29 Non-Reciprocal SLATs If Husband and Wife set up trusts for each other that are similar, then the two trusts may be uncrossed and treated for estate tax purposes as if each spouse had created a trust for himself / herself. United States v Grace, 395 US Gift splitting is generally unavailable with SLATs. 29

30 Non-Reciprocal SLATs Different provisions for distribution of income and principal. Sprinkling of income. 5% / $5,000 withdrawal power. Different limited powers of appointment. Different assets and amounts. Different trustees. Different funding dates. 30

31 Non-Reciprocal SLATs If the richer spouse transfers assets to the poorer spouse so that the poorer spouse can establish a SLAT, this might trigger the step- transaction doctrine. In Holman, 130 T.C. No. 12 and Gross, T.C. Memo , gifts of partnership interests 6 days and 11 days, respectively, after the formation of the partnership were ruled not to be step transactions. 31

32 GRATs Grantor (Age 70) GRAT ______________________ End of Year 1 ______________________ End of Year 2 ______________________ GRAT Remainder $117,672 Beneficiaries $1 million of Securities $520,156 of Securities $117,672 of Securities Actual Asset Transfer$1,000,000 Annuity Payments (Projected)$1,040,312 Remainder (Projected) $117,672 Taxable Gift$0.09 Assumed 10% growth Assumed Section 7520 rate: 1% 32

33 33 IDGT Authorities Sale to a grantor trust is disregarded for income tax purposes. Rev. Rul Grantors payment of trusts income taxes is not a gift. Rev. Rul Power of substitution does not result in adverse estate tax consequences. IRC Sec. 675(4)(c) and Rev. Rul Power of substitution over life insurance not an incident of ownership. Rev. Rul

34 Sale / Loan to IDGT Grantor/ Insured IDGT Life Insurance Company 1. Gifts $1M 2. Sells/Loans $9M 5. Excess Cash Flow/Premiums 6. Death Proceeds (Income and Estate Tax Free/Leverages GST Exemption) 3. $9M Note to Grantor Balloon Payment in 9 Years 4. $78,300 annual interest (Interest Rate 0.87%) Advantages: Value of loan proceeds frozen at 0.87% for nine years (January 2013 mid-term AFR). Grantors estate further reduced by the income taxes paid on behalf of the trust. The trust property escapes estate taxation for as long as permitted under state law. Possible valuation discounts for promissory note in Grantors estate. 34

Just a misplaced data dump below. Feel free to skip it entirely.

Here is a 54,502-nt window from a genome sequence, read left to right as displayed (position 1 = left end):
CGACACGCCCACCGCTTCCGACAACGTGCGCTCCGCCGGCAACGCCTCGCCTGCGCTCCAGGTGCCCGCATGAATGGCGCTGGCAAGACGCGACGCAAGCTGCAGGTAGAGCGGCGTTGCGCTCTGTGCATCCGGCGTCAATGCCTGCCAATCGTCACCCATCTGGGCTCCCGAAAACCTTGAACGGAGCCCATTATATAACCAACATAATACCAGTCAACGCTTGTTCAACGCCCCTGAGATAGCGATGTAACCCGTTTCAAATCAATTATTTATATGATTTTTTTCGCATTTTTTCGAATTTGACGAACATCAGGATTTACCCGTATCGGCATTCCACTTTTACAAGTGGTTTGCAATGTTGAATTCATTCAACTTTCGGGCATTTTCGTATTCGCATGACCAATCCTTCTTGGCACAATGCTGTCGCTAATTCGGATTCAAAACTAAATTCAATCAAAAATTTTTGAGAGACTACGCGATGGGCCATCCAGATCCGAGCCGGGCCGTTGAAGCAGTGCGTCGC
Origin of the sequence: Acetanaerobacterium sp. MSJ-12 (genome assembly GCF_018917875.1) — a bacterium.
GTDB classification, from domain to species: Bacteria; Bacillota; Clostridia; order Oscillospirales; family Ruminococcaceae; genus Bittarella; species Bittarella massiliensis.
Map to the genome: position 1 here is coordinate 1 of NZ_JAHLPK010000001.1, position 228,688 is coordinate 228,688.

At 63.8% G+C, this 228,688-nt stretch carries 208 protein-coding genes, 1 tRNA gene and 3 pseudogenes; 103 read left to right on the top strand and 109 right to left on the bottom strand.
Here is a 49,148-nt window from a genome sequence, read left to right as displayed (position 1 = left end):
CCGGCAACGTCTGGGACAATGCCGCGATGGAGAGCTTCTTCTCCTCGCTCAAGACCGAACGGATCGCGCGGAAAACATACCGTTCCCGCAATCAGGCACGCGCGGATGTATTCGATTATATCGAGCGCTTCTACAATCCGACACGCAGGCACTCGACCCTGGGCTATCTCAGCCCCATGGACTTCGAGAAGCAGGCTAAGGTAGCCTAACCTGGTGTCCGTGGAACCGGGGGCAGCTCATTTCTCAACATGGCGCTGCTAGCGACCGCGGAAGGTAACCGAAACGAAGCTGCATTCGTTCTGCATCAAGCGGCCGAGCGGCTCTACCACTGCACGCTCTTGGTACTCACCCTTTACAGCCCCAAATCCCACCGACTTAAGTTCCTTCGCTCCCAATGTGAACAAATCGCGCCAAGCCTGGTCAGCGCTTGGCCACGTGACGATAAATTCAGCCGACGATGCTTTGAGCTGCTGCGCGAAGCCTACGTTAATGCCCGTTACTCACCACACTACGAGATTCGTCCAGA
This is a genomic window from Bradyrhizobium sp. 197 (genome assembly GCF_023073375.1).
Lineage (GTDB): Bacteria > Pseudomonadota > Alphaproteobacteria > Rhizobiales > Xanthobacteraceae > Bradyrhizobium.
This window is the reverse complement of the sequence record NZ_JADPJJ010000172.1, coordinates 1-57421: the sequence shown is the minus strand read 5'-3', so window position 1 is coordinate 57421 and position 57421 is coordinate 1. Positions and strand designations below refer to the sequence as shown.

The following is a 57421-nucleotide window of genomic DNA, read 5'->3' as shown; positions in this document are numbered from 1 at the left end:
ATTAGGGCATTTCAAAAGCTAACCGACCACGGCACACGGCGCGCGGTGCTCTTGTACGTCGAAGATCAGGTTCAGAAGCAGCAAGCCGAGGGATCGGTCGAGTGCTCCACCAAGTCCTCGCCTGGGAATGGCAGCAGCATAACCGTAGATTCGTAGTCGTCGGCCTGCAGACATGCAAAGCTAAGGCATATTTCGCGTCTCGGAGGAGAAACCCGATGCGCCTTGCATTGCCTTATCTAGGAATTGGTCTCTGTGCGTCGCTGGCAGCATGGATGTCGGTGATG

35 Grantor Trust vs. Non-Grantor Trust NON-GRANTOR TRUSTGRANTOR TRUST Year Beginning Balance Taxable Income 7% Less: Taxes at 40% Ending BalanceYear Beginning Balance Taxable Income 7% Less: Taxes at 40% Ending Balance 1$10,000,000$700,000$(280,000)$10,420,0001$10,000,000$700,000$ -$10,700, ,420,000729,400(291,760)10,857,640210,700,000749,000-11,449, ,857,640760,035(304,014)11,313,661311,449,000801,430-12,250, ,313,661791,956(316,783)11,788,835412,250,430857,530-13,107, ,788,835825,218(330,087)12,283,966513,107,960917,557-14,025, ,283,966859,878(343,951)12,799,892614,025,517981,786-15,007, ,799,892895,992(358,397)13,337,488715,007,3041,050,511-16,057, ,337,488933,624(373,450)13,897,662816,057,8151,124,047-17,181, ,897,662972,836(389,135)14,481,364917,181,8621,202,730-18,384, ,481,3641,013,695(405,478)15,089, ,384,5921,286,921-19,671,514 35